(Editor’s note: This post was written by Dan Shulman, who’s having trouble with his account. While we already made our pick in SBN’s mock draft, Dan, who helps cover prospects during the season, decided to do a full B’s draft — extra coverage can’t hurt!)
Among many team needs in what is becoming a thinning prospect pool, center and defenseman are the most glaring.
Boston opens its draft with the 21st pick, then doesn’t pick again until the third round (85th overall). The sizeable gap in the early rounds means the Bruins will need to be smart about its first selection.
Let’s go down the list and take a look at who may be available when the Bruins go on the clock.
First Round – 21st Overall
Xavier Bourgault (C, Shawnigan Cataractes - SCOC Profile)
The 18-year-old center has put up impressive numbers over the last two seasons in the QMJHL, with 110 points (53 goals, 58 assists) in 92 games over that time.
A gifted goal scorer, Bourgault also has strong vision in the offensive zone and high hockey IQ. The forward has also showcased his speed.
His faceoff percentage leaves a lot to be desired, however.
Alternate selection: Daniil Chayka (D, CSKA Moscow) – A sizeable defenseman with pro experience already at just 18 could turn into a quick-moving prospect in the Bruins system, filling a need on the blue line.
Third Round – 85th Overall
Ryder Korczak (C, Moose Jaw Warriors)
Another point-per-game forward, Korczak is projected in the third round and could potentially be a mid-round steal for Boston.
He wins about half his faceoffs already and had 49 assists in 62 games during the shortened 2019-20 season. Scouts might scoff at his minus-40 rating for that season, but considering his team went 14-44-4, he’d likely see that number rise in Boston.
Alternate Selections: Jakub Brabenec (C, HK Kometa Brno); Aidan Hreschuk (D, Boston College)
Fourth Round – 117th Overall
Eetu Liukas (LW, TPS)
A promising prospect who has risen through Finnish club TPS’s ranks quickly, he’ll likely stay home and get his feet wet at the pro level in Finland before heading stateside.
Liukas featured in 19 games for TPS in the 2020-21 Liiga campaign, registering three points and plus-3 rating. He’s also shown he won’t shy away from the physical aspect of the game.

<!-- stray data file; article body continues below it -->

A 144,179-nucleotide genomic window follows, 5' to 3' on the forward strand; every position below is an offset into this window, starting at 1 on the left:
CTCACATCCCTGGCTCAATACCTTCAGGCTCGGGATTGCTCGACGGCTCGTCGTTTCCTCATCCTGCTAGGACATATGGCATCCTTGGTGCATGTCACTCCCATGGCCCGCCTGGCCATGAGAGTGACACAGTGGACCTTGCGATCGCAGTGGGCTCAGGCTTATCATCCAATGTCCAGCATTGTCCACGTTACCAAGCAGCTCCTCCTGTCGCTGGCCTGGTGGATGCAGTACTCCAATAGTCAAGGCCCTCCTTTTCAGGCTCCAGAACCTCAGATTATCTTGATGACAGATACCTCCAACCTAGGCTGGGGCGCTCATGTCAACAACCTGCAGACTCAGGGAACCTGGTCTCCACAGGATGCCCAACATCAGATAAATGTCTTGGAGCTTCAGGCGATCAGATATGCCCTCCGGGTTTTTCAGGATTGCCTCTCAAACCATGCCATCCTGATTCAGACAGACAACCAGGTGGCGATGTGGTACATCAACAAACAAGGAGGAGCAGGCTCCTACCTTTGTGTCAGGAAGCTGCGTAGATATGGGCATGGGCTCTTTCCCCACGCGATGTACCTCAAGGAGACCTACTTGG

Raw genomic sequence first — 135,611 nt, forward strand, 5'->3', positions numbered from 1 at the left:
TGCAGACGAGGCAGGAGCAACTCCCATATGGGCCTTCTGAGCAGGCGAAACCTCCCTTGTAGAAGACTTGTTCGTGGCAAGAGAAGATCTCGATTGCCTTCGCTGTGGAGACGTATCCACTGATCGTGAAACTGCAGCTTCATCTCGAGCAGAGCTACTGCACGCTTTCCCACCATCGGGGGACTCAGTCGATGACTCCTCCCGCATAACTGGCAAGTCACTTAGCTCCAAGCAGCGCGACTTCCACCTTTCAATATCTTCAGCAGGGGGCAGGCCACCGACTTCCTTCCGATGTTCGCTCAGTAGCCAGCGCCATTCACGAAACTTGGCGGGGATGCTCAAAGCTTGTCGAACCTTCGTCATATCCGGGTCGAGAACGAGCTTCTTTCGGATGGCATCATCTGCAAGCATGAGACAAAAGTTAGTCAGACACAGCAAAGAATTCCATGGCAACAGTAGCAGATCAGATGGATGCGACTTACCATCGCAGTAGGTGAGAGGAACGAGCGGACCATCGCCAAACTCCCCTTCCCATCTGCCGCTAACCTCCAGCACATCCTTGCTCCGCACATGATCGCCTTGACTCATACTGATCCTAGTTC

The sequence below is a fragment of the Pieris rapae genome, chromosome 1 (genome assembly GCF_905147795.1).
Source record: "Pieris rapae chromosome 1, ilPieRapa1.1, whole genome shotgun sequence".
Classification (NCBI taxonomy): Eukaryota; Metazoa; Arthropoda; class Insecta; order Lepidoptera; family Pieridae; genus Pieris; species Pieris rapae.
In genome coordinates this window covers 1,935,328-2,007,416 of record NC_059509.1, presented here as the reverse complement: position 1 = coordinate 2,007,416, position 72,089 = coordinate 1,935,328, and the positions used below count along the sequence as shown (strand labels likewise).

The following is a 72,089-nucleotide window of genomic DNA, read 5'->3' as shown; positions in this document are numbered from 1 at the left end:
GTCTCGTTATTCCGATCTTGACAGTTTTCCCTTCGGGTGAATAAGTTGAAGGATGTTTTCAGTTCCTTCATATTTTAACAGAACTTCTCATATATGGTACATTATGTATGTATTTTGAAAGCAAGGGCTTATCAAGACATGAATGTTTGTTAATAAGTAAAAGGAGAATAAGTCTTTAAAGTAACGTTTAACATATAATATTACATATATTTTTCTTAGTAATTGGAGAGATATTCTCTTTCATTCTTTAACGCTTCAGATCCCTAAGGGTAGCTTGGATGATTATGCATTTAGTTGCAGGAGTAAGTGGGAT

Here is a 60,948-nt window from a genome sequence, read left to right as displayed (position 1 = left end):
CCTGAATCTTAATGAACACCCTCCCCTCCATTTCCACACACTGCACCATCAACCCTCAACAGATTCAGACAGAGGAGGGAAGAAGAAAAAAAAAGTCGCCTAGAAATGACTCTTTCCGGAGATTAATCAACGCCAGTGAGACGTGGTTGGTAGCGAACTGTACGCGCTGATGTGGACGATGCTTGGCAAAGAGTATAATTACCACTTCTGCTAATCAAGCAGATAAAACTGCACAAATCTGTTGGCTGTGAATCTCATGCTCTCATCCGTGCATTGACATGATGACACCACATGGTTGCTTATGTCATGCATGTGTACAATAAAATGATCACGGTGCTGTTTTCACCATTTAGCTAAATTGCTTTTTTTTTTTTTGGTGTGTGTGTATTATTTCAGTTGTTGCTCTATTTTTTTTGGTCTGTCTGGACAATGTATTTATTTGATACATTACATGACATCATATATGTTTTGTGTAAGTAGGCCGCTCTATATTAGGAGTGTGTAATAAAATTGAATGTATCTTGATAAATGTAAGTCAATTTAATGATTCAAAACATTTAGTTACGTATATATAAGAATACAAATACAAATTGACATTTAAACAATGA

Alternate Selections: Kalle Vaisanen (LW, TPS); Simon Knak (LW, Portland Winterhawks)
Fifth Round – 149th Overall
Joey Pierce (D, Hermantown, Minn.)
At the high school level, Pierce looked dominant. While his production has dropped off after moving up to the NAHL, Pierce is committed to Minnesota-Duluth for the 2022-23 season – a program that has recently become a talent factory.
The pick is a safe one for the fifth round, giving Boston a little time to see if he can pan out before deciding whether or not to give him a chance at the professional level.
Alternate Selections: Cal Thomas (D, Maple Grove, Minn.); Nikita Novikov (D, Dynamo Moscow)
Sixth Round – 181st Overall
Florian Elias (C, Adler Mannheim)
Elias has performed well in international competition and already has some pro experience in Germany. It’s another low-risk, high-reward option for Boston late in the draft and at a position of need.
Alternate Selections: Justin Janicke (LW, US NTDP); Jack O’Brien (C, Portland Winterhawks)
Seventh Round – 213th & 217th Overall
Nate Benoit (D, North Dakota); Tim Delay (C, Hingham, Mass.)
A pair of local prospects (you know the Bruins love those) here to close out the draft, Benoit hails from New Hampshire and played a key role for Mount St. Charles in Rhode Island over the past few years. Committed to North Dakota, Benoit would get high-level college hockey experience prior to joining the Boston ranks.
As for Delay, the St. Sebastian’s forward is committed to Boston College for 2022 and mixes strong playmaking with goal-scoring potential. Can’t go wrong if you go local, especially in the final ten picks of the draft.
Alternate Selections: Luke Mittelstadt (D, Minnesota); Cade Ahrenholz (RW, Colorado College)